April 08, 2013 12:00 PM

Blake Shelton

Based on a True Story … |


It would be easy for cynics to dismiss Blake Shelton’s eighth studio album as a product of synergistic opportunism more than artistic inspiration. After all, it drops the same week that Shelton returns as a coach for the fourth season of The Voice. What a coinkydink? But the ever-engaging country star smoothly wins over the skeptics. Hey, the dude isn’t the reigning CMA Entertainer of the Year and Male Vocalist of the Year (third time running) for nothing. While Shelton, perhaps too busy with his TV pursuits, didn’t write a lick of this, you wouldn’t know it from how these songs—and stories—capture his personality. Like him, it’s just all so dang likable. He hits his stride quickly with the first two tracks: “Boys ‘Round Here,” which boasts some of the same slinky swagger of wife Miranda Lambert’s “Baggage Claim” and features her Pistol Annies on backup, is a talk-singing ode to “keepin’ it country.” Then the ballad single “Sure Be Cool If You Did” nails Shelton’s aw-shucks charm as he unassumingly woos a woman who’s “lookin’ like a high I wanna be on.” When you’re on a high like Shelton, you can get surefire songs like these.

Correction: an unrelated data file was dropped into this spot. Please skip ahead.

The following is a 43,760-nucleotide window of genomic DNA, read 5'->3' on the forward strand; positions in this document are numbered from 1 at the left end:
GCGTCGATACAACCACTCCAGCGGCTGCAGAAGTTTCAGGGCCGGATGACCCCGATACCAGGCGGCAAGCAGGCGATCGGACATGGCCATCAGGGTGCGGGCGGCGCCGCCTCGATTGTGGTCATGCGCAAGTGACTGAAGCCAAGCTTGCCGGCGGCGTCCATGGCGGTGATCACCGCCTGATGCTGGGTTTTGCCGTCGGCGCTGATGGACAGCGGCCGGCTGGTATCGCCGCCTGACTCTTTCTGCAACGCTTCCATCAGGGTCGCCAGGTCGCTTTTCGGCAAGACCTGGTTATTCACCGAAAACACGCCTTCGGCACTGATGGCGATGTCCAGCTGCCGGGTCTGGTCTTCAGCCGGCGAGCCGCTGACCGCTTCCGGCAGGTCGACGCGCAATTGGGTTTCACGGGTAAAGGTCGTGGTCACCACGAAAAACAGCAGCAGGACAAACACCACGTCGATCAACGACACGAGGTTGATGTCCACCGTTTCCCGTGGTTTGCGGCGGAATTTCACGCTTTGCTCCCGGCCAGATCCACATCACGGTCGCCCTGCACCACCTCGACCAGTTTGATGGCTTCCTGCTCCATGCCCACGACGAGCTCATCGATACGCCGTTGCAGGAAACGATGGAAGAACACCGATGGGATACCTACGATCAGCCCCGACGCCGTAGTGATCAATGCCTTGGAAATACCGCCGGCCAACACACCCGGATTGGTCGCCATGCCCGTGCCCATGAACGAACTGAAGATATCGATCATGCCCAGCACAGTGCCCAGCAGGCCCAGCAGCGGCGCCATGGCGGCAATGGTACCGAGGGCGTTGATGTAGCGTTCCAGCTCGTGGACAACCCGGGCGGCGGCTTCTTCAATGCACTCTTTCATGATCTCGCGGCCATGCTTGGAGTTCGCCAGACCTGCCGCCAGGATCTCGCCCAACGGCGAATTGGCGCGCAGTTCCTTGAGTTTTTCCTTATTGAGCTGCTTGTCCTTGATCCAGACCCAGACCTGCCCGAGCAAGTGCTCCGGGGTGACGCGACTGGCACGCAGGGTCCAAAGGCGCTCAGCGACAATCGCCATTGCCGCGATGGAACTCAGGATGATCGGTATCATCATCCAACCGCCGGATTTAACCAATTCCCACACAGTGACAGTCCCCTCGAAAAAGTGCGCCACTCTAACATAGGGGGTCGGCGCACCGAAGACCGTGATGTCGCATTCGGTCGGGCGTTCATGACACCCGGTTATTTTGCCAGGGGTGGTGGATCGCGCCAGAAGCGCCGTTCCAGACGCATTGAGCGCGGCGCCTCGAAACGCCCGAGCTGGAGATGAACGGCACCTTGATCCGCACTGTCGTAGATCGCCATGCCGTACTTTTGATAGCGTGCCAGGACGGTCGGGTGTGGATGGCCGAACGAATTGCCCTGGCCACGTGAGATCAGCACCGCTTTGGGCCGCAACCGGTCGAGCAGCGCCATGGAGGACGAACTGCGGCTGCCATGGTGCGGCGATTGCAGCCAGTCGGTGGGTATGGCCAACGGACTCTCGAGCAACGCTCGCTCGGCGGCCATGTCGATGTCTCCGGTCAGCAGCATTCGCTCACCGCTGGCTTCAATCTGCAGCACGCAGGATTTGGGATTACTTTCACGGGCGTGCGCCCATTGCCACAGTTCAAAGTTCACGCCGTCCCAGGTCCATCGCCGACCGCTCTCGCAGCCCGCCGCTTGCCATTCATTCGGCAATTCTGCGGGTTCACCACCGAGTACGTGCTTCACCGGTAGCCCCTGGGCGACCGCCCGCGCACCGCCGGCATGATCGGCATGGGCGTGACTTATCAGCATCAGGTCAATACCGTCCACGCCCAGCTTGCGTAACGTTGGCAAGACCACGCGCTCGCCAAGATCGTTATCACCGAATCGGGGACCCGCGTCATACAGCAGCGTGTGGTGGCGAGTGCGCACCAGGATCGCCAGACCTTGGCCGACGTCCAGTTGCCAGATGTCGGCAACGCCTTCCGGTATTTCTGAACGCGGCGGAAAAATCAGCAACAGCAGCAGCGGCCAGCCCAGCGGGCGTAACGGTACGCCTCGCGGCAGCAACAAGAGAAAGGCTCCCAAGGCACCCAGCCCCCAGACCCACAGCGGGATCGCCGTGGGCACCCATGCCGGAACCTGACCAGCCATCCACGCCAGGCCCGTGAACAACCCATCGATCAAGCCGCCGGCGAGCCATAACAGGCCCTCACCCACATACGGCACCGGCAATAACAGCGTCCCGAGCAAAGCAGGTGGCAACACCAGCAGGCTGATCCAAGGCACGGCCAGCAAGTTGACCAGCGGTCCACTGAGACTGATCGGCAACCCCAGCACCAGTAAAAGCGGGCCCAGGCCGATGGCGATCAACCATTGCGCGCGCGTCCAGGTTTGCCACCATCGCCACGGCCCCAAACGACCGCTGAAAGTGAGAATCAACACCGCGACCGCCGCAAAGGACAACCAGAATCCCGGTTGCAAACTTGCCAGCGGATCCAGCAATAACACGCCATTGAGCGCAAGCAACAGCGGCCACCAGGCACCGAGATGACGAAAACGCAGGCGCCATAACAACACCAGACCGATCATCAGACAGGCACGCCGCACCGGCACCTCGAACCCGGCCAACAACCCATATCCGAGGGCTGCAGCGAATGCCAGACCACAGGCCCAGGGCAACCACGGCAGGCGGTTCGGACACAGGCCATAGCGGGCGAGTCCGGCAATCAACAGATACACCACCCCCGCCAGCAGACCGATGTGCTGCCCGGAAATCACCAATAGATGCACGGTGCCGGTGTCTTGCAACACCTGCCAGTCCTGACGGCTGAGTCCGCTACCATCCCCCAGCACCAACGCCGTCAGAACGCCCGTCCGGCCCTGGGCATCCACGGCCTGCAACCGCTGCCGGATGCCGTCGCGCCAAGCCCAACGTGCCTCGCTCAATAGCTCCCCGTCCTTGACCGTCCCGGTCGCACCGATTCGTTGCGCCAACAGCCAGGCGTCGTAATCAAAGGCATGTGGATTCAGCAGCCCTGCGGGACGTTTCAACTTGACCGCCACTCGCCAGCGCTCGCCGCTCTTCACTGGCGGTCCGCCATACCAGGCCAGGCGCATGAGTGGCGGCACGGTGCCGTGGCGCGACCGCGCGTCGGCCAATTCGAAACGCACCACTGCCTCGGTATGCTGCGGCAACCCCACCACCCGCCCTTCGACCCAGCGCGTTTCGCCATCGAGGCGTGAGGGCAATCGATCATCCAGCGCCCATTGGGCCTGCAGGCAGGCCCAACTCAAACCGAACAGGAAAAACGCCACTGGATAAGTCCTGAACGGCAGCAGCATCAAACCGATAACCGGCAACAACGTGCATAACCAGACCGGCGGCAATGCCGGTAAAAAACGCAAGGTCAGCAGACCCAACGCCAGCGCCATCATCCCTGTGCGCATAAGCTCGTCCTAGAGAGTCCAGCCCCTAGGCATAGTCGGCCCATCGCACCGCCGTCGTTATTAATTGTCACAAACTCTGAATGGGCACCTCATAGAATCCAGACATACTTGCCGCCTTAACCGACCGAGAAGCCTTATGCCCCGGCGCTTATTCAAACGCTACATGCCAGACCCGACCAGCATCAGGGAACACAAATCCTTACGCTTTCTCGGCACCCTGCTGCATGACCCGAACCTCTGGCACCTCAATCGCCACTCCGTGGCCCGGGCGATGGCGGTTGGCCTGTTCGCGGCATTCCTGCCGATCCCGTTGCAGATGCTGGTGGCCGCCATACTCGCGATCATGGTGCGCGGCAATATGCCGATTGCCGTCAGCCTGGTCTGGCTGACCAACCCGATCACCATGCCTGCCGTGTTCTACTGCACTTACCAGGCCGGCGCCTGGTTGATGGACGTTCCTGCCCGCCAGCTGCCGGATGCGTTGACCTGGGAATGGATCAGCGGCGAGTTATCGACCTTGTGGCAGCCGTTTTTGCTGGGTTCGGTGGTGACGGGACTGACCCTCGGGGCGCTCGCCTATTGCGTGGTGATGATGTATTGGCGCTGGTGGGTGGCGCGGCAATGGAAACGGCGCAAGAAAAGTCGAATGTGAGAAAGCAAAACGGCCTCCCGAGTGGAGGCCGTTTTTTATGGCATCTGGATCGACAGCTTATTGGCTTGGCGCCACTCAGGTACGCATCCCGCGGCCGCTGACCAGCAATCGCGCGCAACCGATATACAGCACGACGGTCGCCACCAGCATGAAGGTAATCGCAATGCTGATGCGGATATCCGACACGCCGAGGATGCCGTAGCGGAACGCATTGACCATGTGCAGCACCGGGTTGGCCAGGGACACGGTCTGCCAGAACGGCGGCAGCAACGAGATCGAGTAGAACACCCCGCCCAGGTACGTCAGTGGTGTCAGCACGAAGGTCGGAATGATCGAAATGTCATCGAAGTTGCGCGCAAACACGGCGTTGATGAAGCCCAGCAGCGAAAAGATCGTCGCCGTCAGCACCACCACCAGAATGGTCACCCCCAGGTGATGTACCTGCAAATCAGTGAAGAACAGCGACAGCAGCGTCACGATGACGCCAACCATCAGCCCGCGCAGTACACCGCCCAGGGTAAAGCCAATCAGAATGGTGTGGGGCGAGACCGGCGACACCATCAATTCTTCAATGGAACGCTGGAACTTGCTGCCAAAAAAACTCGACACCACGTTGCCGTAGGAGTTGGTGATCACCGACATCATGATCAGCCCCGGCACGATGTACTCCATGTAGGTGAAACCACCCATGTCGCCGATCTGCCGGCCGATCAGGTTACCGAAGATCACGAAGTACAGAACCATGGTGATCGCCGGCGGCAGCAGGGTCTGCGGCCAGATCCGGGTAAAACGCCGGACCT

Girl Who Got Away |


“If only for today/I wanna be/The girl who got away,” sings Dido, providing a dreamy escape on the title track of her fourth album. Her last one came out way back in 2008, so this girl did indeed get away for an extended hiatus. But aside from recruiting rapper of the moment Kendrick Lamar to appear on the pulsing “Let Us Move On” (Drake might have been a better choice), it’s as if she never left. Electronica, folk and hip-hop still float gently through her moody atmosphere. Sometimes, though, all the understated ambience can fade into the background like sweet nothingness.

Depeche Mode

Delta Machine |


Coming off of Dave Gahan’s revelatory album with Soulsavers, 2012’s The Light the Dead See, Depeche Mode’s latest feels somewhat disappointing. It’s solid—their synth-pop sound still holds up surprisingly well after more than 30 years—but unspectacular. Still, songs like the electro-piano ballad “Heaven” and the “Personal Jesus”-esque “Soothe My Soul” show why these Brits will always be goth gods.

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